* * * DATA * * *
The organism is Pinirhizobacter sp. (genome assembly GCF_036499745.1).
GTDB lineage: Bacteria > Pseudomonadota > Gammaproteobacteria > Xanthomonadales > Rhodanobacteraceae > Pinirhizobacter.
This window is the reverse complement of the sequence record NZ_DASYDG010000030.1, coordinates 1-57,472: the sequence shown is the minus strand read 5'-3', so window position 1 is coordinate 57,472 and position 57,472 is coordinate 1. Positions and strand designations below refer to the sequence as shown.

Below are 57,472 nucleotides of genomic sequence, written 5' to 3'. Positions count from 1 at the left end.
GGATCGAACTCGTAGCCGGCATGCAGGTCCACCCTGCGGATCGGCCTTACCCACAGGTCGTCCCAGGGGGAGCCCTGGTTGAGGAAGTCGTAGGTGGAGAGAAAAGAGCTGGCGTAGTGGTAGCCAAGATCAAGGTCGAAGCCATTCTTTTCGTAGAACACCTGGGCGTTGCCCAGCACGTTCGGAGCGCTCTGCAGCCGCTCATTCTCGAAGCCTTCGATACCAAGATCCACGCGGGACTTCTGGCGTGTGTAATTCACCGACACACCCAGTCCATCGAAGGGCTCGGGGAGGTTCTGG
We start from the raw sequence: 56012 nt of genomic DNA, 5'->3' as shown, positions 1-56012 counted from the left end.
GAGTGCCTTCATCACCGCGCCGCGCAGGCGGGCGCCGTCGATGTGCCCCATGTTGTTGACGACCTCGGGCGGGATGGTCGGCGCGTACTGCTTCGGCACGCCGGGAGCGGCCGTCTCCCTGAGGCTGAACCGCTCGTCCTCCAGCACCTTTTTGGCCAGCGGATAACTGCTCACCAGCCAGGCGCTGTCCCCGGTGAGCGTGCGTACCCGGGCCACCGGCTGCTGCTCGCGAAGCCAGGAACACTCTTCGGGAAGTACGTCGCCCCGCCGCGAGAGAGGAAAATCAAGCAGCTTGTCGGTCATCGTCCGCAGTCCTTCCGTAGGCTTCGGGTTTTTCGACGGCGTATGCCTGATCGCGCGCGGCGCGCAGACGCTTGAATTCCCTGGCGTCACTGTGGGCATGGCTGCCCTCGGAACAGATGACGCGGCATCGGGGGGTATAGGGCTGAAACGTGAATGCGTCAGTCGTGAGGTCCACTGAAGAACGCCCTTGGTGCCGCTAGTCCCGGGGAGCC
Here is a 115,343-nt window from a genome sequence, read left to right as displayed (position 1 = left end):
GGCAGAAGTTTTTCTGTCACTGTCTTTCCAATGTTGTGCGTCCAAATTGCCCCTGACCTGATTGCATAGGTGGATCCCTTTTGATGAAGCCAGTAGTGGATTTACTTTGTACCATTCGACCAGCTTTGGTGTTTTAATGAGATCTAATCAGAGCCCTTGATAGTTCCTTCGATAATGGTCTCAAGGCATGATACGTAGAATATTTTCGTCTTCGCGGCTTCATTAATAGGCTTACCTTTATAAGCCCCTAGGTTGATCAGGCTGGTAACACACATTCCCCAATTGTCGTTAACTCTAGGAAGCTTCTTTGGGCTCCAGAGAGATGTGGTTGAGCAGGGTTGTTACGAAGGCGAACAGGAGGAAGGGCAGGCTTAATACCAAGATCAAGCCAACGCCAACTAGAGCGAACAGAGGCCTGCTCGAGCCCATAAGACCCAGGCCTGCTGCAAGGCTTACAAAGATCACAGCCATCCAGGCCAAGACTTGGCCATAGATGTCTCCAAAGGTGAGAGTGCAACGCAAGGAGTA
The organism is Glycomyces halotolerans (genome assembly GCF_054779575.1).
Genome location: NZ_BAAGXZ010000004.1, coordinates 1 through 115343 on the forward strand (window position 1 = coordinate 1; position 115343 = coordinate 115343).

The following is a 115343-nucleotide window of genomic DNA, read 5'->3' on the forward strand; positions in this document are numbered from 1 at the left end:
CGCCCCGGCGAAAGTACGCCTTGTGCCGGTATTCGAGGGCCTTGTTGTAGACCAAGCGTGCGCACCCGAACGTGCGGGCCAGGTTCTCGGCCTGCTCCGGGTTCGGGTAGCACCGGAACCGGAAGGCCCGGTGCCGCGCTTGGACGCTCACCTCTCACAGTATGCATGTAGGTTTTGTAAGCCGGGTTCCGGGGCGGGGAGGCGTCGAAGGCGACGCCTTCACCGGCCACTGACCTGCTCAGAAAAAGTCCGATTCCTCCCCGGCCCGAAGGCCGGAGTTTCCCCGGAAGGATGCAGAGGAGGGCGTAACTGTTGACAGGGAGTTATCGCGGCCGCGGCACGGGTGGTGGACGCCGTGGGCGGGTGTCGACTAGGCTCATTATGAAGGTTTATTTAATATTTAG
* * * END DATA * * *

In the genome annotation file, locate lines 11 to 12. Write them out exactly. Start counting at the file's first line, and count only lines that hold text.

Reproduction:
Genome location: NZ_BAAGXZ010000004.1, coordinates 1 through 115343 on the forward strand (window position 1 = coordinate 1; position 115343 = coordinate 115343).

The following is a 115343-nucleotide window of genomic DNA, read 5'->3' on the forward strand; positions in this document are numbered from 1 at the left end: